Touched By The Son
Thursday, July 17, 2014
Sunday, June 29, 2014
I'm not as convinced by megalopolises. They don't even have to be on a common landmass; if you go wide enough, the Blue Banana contains Manchester and Amsterdam. Exhibit B appears when you realise what 'East Coast' denotes; you may have to refine your search to find an entry on this banal sounding stretch but when you do, you realise they mean our East Coast (and you don't get Europe when you search for 'Green Banana' or 'New Banana')
Anyone whose driven the couple of thousand kilometres covered by this designation will start to think that megalopolis must have a very loose definition. It covers Melbourne-Geelong up to Sydney-Newcastle and on to South East Queensland (SEQ) which links the Gold Coast and Sunshine Coast with the capital Brisbane. SEQ has been coined the 200 km city or 'Noosangatta' (Noosa-Coolangatta)
Sunday, June 15, 2014
Wednesday, June 11, 2014
So we've dissected and bisected the single cities and teeming surrounds. We finish at the megalopolis - a clustered network of cities.
The Gauteng City Region
The region in Morocco including El Jadida-Casablanca-Rabat-Sale-Kenitra
Pearl River Delta
Yangtze River Delta
Bohai Economic Rim
The central Liaoning city cluster
Northeastern cities or the Harbin-Changchun Area
Greater Wuhan Megalopolis
Greater Changsha Metropolitan Region
Seoul National Capital Area
Southeast Economic Belt
Indo-Gangetic-Brahmaputra Plain Megalopolis
Red River Delta
"Blue Banana" (also known as Hot Banana, Dorsal, European Megalopolis or European Backbone)
- Greater London
- Chain of large towns in Northern England and English Midlands
- Flemish Diamond
- The Randstad
- Milan metropolitan area
- Turin economic region
- Genoa metropolitan area
- Lyon economic region
- Nice metropolitan area
- Toulon metropolitan area
- Marseille metropolitan area
- Montpellier metropolitan area
- Toulouse economic region
- Perpignan metropolitan area
- Greater Barcelona
- Valencia economic region
- Murcia-Alicante economic region
- Krakow metropolitan area
- Ljubljana metropolitan area
- Lodz metropolitan area
- Silesian metropolis
- Warsaw metropolitan area
- Zagreb metropolitan area
Greater Mexico City
Arizona Sun Corridor
Rio-Sao Paulo Megalopolis
Expanded metropolitan complex of Sao Paulo
Sunday, May 18, 2014
Masses; tired, huddled or otherwise
There are thirty megacities, scaling down from Tokyo at the top to Tianjin at 10.6 million just squeezing in.
The other Japanese megacity is Osaka at fifteenth position with 16.8 million population.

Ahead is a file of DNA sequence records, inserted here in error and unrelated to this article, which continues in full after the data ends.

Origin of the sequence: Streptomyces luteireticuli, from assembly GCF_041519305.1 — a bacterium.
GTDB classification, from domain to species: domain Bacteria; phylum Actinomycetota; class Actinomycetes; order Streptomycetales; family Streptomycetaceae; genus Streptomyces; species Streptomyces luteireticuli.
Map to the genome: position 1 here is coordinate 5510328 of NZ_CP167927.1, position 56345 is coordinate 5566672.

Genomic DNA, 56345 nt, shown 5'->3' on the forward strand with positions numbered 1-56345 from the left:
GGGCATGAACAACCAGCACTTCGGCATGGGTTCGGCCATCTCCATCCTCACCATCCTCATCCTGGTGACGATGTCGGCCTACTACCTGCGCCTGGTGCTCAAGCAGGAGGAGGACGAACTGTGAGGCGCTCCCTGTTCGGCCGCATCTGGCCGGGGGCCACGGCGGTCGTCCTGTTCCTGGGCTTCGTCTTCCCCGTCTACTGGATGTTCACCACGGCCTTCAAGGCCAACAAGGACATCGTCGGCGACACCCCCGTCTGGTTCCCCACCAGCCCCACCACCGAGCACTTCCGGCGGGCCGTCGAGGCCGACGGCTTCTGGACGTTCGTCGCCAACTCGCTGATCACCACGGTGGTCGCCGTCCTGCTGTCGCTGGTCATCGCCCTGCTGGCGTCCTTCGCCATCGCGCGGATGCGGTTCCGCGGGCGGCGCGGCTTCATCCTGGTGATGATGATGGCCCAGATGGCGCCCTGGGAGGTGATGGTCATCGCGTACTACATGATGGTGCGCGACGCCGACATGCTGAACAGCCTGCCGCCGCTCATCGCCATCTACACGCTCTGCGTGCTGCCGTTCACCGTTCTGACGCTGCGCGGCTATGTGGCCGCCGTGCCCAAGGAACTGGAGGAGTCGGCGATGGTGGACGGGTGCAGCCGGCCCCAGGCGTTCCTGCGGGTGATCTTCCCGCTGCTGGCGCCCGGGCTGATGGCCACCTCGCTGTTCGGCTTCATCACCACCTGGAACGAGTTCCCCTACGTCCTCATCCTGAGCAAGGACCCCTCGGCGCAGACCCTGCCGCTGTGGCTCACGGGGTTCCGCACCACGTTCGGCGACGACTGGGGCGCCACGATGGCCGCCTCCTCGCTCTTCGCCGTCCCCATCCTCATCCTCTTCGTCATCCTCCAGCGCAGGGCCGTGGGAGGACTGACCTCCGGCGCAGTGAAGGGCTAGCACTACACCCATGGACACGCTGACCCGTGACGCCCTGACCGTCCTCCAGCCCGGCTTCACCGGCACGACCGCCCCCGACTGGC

There are five megacities in China, three in India and two in the United States.
Seventeen capitals are classed as megacities; actually I think I miscounted and its eighteen. Hey, if Wikipedia contributors can do it, so can I.
Megacities not mentioned or referenced in this discussion thusfar include Cairo (16.1 million), London (15.5 million), Buenos Aires (14.5 million), Bangkok (14.5 million), Istanbul (13.8 million), Lagos, (13.2 million) Tehran (13.2 million), Rio de Janiero (12.9 million), Rhine-Ruhr (12.19 million), Shenzhen (11.7 million) and Paris (10.7 million).
Thursday, May 15, 2014
After the unsettling certification of a city proper, I've been on a search to see what other categories shine a streetlight on built-up areas. Metropolitan areas are difficult to measure but are roughly designated as including the labor market area and the surrounding commute, with the caveat that the surrounding region must be of minimal agricultural focus, and include a large number of commuters into the main urban area.
Despite this sub-sophistry, the most populated metropolitan areas are much the same as the most populated cities, only in a slightly different order. Tokyo is the largest and the two not figured in 'cities with the highest population' are Mumbai (20,748,395) and Osaka-Kobe-Kyoto (19,342,000)
Here's a word you don't hear every day: agglomeration. An agglomeration is a large group or pile of different things, but in an urban planning sense, an urban agglomeration is 'the population contained within the contiguous territory without regard to administrative boundaries or commuter flows' according to Wikipedia. So it does not even have the restriction in definition of a 'metropolitan area'
I was going to condense all the population aggregation into one thread but I've encountered a setback: I've seen my Wikipedia source virtually change before my eyes so what you see is a 'before' snapshot. Okay, maybe I won't attempt conurbation but before I go on with the other significant measures, I need to take stock of what changes have been made around me.
Sunday, May 11, 2014
Geography is not my strong suit but the real reason I haven't heard of any of these cities beside Manila is because they are parts of a larger urban environment. Indeed, many are either in Metro Manila or Bengal. The distribution is either in India or the Philippines, with the number ten entry being the joker in the packed; being in France.
But, if the Hooghly River features in the background in many of these congested regions, clearly the city category differs from that of a discrete metropolis.
Yokohama has 8,500 people per square kilometre it says at one source; elsewhere a scribe opines how it is difficult to measure the population of Tokyo and produces instead a table that shows the prefectures and their respective densities. I can hazard a guess and say that density when compared to the "cities proper" on the list, is not that bad.
Manila is most crowded and has the sixth highest urban population so we know it's in for a Best of Congest award.
One figure that may rock your world - Titagarh has a tiny population teetering between 114 thousand and 124 thousand. Yes, it's in West Bengal with the second highest density of a city proper.
And France isn't a one-off in the tightly packed stakes as the runner-up with 67,047 people per square kilometre is Le Pre-Saint-Gervais.